In college I wanted to become a pilot.
At the time, I was interning at a small IT company, working with retired military pilots. They got me interested in flying. I got my private pilot license out of Quantico. I flew planes, did ground duty and cleaned the aircraft.
But I began to realize that because I didn’t go into military service, it was going to take a long time to get the thousands and thousands of hours needed to be a commercial pilot. It would’ve taken 10 years.
But another career opportunity opened up.
I was doing some regression analysis work and software development as part of my internship. It was a very small company, so they asked me to help out as an assistant to the chief financial officer. Then they asked me to step into the chief financial officer position.
I was only 24.
It was a great opportunity. I learned how to run the monthly reports and how to manage the company’s finances.
Not too long afterward, I moved to PRC, which ended up becoming part of Northrop Grumman. I moved there because I wanted to be in a larger company. I wanted to have more opportunities in the IT arena, and I knew they were top-notch in terms of training people to be good program managers.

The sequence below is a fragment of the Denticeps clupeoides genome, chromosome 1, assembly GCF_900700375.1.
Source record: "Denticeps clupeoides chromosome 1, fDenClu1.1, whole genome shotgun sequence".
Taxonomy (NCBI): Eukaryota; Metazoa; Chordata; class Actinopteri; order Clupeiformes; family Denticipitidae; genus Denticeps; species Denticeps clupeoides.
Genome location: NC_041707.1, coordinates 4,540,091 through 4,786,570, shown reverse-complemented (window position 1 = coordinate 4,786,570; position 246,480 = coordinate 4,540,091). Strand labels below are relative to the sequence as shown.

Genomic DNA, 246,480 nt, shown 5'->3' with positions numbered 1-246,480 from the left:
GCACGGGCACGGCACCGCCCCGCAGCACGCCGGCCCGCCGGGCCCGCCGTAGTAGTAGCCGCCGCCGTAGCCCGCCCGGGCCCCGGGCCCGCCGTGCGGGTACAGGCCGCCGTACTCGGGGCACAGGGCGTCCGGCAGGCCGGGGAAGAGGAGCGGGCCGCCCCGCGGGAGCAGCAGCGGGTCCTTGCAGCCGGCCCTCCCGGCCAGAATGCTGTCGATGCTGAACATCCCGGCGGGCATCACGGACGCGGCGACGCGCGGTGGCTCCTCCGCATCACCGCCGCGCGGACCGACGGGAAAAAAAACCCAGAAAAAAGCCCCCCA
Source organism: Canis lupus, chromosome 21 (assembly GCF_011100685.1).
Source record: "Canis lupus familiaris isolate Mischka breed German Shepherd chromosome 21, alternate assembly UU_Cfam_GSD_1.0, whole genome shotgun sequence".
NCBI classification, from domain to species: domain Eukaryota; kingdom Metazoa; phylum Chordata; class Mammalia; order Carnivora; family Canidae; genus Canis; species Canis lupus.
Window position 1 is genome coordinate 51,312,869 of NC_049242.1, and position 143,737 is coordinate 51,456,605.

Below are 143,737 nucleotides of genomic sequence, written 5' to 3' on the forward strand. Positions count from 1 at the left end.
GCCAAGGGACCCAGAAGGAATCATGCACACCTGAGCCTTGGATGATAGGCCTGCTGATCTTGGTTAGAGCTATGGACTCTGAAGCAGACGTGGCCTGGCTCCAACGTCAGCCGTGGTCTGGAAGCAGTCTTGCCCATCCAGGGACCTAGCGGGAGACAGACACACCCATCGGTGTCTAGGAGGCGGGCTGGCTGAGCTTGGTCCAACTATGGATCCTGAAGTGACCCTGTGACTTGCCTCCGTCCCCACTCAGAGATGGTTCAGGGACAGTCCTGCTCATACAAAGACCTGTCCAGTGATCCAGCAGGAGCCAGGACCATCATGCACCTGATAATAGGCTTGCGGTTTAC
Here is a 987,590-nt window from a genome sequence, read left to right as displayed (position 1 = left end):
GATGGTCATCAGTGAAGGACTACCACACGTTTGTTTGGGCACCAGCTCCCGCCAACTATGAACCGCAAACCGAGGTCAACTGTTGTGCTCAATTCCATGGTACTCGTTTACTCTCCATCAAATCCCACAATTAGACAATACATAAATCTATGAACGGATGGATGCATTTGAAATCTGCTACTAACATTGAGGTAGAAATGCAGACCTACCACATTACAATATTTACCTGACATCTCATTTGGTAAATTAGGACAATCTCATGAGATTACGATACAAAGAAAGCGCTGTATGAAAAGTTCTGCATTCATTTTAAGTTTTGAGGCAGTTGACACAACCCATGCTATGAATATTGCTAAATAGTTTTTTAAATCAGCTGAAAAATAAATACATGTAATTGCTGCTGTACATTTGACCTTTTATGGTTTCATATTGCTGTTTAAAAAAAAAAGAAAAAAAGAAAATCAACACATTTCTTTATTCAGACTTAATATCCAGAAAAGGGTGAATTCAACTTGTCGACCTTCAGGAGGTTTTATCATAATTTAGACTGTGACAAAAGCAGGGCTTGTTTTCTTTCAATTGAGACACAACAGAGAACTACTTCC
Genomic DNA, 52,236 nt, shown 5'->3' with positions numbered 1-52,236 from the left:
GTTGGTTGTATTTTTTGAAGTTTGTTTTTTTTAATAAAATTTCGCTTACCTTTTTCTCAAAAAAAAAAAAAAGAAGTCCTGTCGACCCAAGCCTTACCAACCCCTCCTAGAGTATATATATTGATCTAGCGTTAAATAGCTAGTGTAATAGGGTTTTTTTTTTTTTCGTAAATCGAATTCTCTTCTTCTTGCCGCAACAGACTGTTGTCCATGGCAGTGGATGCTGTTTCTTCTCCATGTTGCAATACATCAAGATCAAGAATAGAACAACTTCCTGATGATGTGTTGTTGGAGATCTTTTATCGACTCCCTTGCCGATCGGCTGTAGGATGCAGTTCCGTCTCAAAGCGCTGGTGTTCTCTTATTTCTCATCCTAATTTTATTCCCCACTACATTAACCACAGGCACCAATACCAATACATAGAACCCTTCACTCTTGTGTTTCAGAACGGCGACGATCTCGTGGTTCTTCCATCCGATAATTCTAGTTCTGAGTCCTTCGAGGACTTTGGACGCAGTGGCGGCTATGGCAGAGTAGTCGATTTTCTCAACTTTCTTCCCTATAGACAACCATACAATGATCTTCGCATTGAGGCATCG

I had a number of jobs there. I started in the financial area and then ran some contract programs. I was able to travel to different offices to teach people how to access the programs. I felt really fortunate. I learned a lot running the General Services Administration contracts.
I also worked on Y2K. We helped companies look at their software and make sure it was compliant so it wouldn’t crash in the year 2000. Then I went into data warehousing and software development. To take masses of information and be able to sort it for the customer so it could be sliced and diced was an exciting experience.
We started out with a $5 million business and grew to $25 million.
I brought to the table a strong ability to build relationships with customers and subcontractors. My ability to listen to what people need really helped tremendously.
Then it was time to take a risk.
I had an opportunity to become a vice president, but it was at a smaller company that had between 500 and 1,000 people. One of the things I was challenged to do was grow the business beyond its work with the U.S. Department of Housing and Urban Development. We brought on a number of new customers.
Eventually, I ran a group at a company called Primescape and then took over as chief operating officer.
Now, as chief executive, I want to do many things, including branch out into new areas, focus on smaller agencies and optimize certifications so people can be providing the best service.
Though I never became a pilot, I realize that when you’re in charge of an organization, it’s like you’re in charge of the plane. You have customers and employees to take care of and a responsibility to get them to the proper destination.
Position: President and chief executive of Primescape Solutions, a systems integrator in Herndon.
Career highlights: Chief operating officer, Primescape; corporate IT director, Economic Systems; senior vice president, ATS; senior director, Northrop Grumman/Litton PRC; director of finance, Syllogistics.
Education: BA, mathematics, George Mason University.
Personal: Lives in Fairfax Station with her husband, Bill. They have three children, Alexis, Chase and Tierney.